Book Review: The Secret History by Donna Tartt ★★★★★


“Why does that obstinate little voice in our heads torment us so? Could it be because it reminds us that we are alive, of our mortality, of our individual souls – which, after all, we are too afraid to surrender but yet make us feel more miserable than any other thing? It is a terrible thing to learn as a child that one is a being separate from the world, that no one and no thing hurts along with one’s burned tongues and skinned knees, that one’s aches and pains are all one’s own. Even more terrible, as we grow older, to learn that no person, no matter how beloved, can ever truly understand us. Our own selves make us most unhappy, and that’s why we’re so anxious to lose them, don’t you think?”

Wow wow wow! This book was absolutely amazing. I loved everything about it. 5 stars!!

From the very first page, the narrative prose in The Secret History truly stunned me. I should have known, based on my love for The Goldfinch, that it would, but this book was even more relatable for me. The writing was so raw and true and engaging that it really hit hard in my soul. Donna Tartt has a way with words and turns-of-phrase that just capture the essence of a feeling, even a fleeting one that you cannot usually put words to, and articulates it perfectly. I was blown away by so much in this novel.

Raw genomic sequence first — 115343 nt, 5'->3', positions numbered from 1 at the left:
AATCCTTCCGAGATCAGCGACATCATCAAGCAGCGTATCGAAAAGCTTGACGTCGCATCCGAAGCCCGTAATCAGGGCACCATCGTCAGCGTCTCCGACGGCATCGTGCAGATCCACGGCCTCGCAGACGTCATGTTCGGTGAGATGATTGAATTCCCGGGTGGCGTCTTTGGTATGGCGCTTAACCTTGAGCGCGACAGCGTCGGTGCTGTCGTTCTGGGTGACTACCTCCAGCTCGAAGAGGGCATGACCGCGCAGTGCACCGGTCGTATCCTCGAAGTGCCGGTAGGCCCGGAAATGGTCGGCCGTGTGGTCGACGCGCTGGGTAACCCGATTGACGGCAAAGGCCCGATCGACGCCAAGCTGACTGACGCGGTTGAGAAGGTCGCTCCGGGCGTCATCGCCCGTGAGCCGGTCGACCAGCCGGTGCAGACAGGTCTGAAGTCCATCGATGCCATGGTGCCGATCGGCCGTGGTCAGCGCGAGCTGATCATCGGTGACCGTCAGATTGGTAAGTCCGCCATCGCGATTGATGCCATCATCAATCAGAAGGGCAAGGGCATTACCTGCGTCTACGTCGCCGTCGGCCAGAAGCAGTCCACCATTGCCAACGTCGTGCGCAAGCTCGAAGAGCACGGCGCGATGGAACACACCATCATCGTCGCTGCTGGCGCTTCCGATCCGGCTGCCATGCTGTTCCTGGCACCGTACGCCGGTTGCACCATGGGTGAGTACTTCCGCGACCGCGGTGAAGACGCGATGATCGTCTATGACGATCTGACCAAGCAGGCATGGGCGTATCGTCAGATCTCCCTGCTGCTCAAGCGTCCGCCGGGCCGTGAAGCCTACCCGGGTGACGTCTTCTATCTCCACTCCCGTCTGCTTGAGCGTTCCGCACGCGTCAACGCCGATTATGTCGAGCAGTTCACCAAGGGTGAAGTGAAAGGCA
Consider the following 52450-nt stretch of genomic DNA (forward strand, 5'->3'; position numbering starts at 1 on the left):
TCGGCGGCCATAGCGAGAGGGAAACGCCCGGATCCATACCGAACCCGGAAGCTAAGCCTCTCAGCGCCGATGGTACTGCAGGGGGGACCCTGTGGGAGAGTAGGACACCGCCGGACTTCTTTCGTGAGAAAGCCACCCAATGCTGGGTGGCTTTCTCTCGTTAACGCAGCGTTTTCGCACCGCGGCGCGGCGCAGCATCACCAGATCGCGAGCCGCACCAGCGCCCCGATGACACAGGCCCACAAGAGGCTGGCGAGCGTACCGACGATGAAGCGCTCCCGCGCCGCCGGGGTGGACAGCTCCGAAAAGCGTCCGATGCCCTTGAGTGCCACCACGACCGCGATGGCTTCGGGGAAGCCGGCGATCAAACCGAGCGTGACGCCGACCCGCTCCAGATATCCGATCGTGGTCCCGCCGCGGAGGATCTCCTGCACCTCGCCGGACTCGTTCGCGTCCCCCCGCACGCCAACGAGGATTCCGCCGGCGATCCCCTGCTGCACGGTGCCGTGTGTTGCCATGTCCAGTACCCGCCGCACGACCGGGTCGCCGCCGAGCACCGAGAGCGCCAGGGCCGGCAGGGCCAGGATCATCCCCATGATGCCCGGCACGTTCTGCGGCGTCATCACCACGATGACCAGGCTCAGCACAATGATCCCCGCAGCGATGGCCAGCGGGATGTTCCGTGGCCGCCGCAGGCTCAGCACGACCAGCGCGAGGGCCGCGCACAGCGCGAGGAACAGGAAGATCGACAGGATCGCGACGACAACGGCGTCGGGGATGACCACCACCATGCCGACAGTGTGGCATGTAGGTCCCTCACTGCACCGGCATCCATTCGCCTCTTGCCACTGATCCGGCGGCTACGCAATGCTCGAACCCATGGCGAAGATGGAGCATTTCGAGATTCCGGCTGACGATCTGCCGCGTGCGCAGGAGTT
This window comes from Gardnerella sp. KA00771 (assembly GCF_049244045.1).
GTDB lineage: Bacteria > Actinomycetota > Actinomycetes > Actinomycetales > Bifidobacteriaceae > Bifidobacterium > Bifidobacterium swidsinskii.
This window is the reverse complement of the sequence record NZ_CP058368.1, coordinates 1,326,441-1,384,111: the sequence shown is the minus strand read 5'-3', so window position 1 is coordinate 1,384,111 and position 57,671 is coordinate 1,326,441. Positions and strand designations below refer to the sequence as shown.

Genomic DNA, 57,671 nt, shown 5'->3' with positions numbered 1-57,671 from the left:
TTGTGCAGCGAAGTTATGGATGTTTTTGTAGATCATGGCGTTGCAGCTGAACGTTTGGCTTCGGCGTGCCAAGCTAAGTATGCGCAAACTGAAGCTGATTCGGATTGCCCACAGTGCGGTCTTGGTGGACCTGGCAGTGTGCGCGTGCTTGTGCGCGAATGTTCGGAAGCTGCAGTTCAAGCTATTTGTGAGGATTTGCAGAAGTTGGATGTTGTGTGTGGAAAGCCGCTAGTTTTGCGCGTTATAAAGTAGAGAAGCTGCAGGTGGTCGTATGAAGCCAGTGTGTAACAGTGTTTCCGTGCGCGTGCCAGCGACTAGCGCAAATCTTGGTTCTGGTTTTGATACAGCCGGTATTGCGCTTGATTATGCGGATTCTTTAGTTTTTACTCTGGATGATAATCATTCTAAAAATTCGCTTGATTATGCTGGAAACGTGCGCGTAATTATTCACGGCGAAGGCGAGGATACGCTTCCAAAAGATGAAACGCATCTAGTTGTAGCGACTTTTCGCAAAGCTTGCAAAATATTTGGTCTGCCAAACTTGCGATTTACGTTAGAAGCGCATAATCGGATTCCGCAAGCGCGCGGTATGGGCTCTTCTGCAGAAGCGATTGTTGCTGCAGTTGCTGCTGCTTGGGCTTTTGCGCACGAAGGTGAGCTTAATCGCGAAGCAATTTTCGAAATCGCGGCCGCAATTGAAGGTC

The plot itself was fairly simple really, if pretty dark. It is essentially a story steeped in the sub-genre of dark academia. It follows a group of elite students studying the Classics under an influential and charismatic professor. A professor who might not have their best interests in mind. From the very beginning of the book, the reader is aware that the group commits a murder and the rest of the novel is the slow unwinding of that tale. It is riddled with suspense and has a very ominous tone throughout. Parts of it were genuinely creepy. This is one of my favorite styles of book, this dark and depressed, sometimes manic, melancholia. I’m sure no one is surprised 😅. Books that unflinchingly gaze into the abyss of the human psyche speak to me like no others. I love when an author acknowledges the “banality of existence” and weaves a story around it with characters who are at once so flawed, but also so earnest in challenging that. What can I say, it’s the nihilist in me.

I underlined and noted so many different passages in this book. I had to have a pen handy at all times, because I just needed to mark the sentences that stood out to me. And there were a lot! I have read few books that really make me feel like my thoughts and feelings are scrawled on the page in front of me, but there were SO MANY in this case. Sure, not all of them were positive, but what can you do?? 🤷‍♀️ It was incredible. The writing was not only profound, clever, unassuming yet somehow extremely erudite, but so engrossing. I was a little apprehensive about starting The Secret History, because it was quite long and I wasn’t sure I’d get into it right away. I knew it’d be amazing, but I thought it might be a bit slow to start. But not at all! It was captivating from the absolute first page. I couldn’t put it down.